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UTHealth vascular surgeons are seeing patients in Lake Jackson

PHOTO OF VASCULAR SURGEONS NOW SEEING PATIENTS IN LAKE JACKSON
Brazoria County residents do not have far to go for quality vascular care. From the left are UT Physicians’ Hazim J. Safi, M.D., Gordon Martin, M.D., and Naveed Saqib, M.D. PHOTO CREDIT: Rob Cahill, UTHealth

LAKE JACKSON – (Aug. 6, 2018) – With the opening of the new UT Physicians Cardiothoracic and Vascular Surgery clinic in Lake Jackson, residents do not have to drive about 50 miles to see a vascular surgeon affiliated with McGovern Medical School at The University of Texas Health Science Center at Houston.

Instead, they can seek expert care from Gordon Martin M.D., or Naveed Saqib, M.D., at their office at 504 This Way St., Suite C. in Lake Jackson. Close to Alvin, Angleton, Clute and other cities in Brazoria County, office appointments can be arranged by calling 713-486-1160.

UT Physicians is the clinical practice of McGovern Medical School at UTHealth. With more than 1,500 clinicians certified in more than 80 medical specialties and subspecialties, UT Physicians provides multi-specialty care for the entire family

“Vascular surgeons have a lot in common with plumbers,” said Saqib, assistant professor of cardiovascular medicine at McGovern Medical School. “We don’t do the pump (the heart) but we repair the pipes when they are leaking, broken or blocked.”

For example, vascular surgeons clear clogged arteries in the neck, widen narrowed arteries that restrict blood flow to the limbs and bust blood clots in the veins.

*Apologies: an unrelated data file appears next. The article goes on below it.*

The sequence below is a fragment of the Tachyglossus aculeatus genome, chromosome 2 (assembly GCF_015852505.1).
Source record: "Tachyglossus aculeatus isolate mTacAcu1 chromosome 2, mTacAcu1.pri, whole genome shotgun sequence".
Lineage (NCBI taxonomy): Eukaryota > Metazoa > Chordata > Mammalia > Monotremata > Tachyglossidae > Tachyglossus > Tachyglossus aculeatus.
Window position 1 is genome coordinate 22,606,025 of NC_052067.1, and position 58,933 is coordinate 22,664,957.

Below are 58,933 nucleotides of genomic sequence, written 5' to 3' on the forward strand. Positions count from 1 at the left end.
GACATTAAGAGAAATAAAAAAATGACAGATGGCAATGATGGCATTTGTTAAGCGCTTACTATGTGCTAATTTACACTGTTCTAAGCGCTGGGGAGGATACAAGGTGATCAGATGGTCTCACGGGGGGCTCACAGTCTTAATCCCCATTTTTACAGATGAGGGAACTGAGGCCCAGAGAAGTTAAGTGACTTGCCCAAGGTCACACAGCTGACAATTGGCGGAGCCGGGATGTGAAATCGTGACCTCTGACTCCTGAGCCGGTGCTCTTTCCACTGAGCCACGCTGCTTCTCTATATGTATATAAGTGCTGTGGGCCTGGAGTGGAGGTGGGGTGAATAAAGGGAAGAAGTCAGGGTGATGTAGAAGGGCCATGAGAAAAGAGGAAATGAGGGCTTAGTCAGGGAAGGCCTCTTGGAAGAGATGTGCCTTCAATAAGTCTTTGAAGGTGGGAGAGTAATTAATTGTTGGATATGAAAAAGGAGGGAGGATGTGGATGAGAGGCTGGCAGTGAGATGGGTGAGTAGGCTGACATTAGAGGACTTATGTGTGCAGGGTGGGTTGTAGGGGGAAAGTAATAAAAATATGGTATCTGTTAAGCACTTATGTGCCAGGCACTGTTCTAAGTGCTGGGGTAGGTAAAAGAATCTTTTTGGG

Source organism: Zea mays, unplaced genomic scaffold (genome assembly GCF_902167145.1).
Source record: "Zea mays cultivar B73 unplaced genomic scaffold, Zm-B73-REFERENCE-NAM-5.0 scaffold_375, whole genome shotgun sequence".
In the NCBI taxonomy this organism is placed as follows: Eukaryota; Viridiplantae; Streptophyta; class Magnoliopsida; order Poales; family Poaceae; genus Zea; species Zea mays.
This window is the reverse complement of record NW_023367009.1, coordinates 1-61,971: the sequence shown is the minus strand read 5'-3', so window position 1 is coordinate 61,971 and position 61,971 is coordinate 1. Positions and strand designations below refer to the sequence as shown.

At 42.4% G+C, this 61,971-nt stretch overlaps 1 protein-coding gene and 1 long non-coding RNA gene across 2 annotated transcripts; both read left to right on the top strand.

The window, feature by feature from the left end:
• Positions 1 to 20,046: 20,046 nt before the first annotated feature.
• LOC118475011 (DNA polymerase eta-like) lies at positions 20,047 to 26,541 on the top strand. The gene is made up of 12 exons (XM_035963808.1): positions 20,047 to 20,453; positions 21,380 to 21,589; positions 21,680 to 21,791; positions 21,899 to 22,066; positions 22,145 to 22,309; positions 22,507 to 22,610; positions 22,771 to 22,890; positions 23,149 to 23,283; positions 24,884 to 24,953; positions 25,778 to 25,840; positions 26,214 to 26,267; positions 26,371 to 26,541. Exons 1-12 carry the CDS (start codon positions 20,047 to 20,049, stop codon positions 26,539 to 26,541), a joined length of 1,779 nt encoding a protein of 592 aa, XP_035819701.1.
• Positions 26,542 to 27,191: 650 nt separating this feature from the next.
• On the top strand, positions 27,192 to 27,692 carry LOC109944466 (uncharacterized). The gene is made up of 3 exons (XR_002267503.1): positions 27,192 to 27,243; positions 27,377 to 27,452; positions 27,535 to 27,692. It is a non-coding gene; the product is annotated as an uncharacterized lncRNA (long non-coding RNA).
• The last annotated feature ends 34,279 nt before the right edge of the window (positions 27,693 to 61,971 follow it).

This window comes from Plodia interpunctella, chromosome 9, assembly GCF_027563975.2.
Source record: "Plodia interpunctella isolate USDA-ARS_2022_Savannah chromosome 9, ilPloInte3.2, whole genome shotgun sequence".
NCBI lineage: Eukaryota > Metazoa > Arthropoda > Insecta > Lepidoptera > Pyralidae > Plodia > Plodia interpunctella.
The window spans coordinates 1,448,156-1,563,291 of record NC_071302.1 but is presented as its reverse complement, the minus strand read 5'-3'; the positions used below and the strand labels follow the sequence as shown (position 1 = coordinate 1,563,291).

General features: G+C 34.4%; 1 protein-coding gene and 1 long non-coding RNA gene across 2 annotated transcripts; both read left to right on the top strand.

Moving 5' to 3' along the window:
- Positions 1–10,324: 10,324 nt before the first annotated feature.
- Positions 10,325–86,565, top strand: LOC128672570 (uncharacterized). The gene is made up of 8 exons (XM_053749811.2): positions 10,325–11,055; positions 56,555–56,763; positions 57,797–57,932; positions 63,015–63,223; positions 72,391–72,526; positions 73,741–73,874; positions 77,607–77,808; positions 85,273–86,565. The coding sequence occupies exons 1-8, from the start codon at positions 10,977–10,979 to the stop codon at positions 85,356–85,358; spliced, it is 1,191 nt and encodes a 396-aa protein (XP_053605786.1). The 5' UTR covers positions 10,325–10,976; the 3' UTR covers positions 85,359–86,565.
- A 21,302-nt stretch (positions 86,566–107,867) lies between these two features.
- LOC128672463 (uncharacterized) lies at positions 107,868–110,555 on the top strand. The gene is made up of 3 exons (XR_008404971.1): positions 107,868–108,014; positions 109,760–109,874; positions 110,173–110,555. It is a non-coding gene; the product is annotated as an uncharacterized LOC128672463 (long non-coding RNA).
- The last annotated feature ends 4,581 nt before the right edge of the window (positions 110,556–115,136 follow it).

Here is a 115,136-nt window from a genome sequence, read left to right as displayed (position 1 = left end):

The good news with vascular conditions is that they are often quite manageable if you see a physician in the early stage of the condition.

“Our job is to fix problems,” Martin said. “We present the treatment options to our patients and then decide together on the best course of action.”

Vascular surgeons also address issues with the body’s largest blood vessel – the aorta. Some people have a genetic predisposition to aorta defects, which can be fatal.

“This is a very gratifying field of medicine,” said Martin, assistant professor of cardiovascular medicine at McGovern Medical School. “When we clear a clogged carotid artery, we reduce the patient’s risk of stroke. When we restore blood flow to limbs, we reduce the risk of amputation.”

Other conditions treated by Martin and Saqib include peripheral arterial disease, deep vein thrombosis, carotid artery disease, aortic aneurysms, mesenteric artery disease, thoracic outlet syndrome, dialysis fistulas and varicose veins. Both are attending physicians at Memorial Hermann Southeast Hospital.

For more information, visit utphysicians.com.

 

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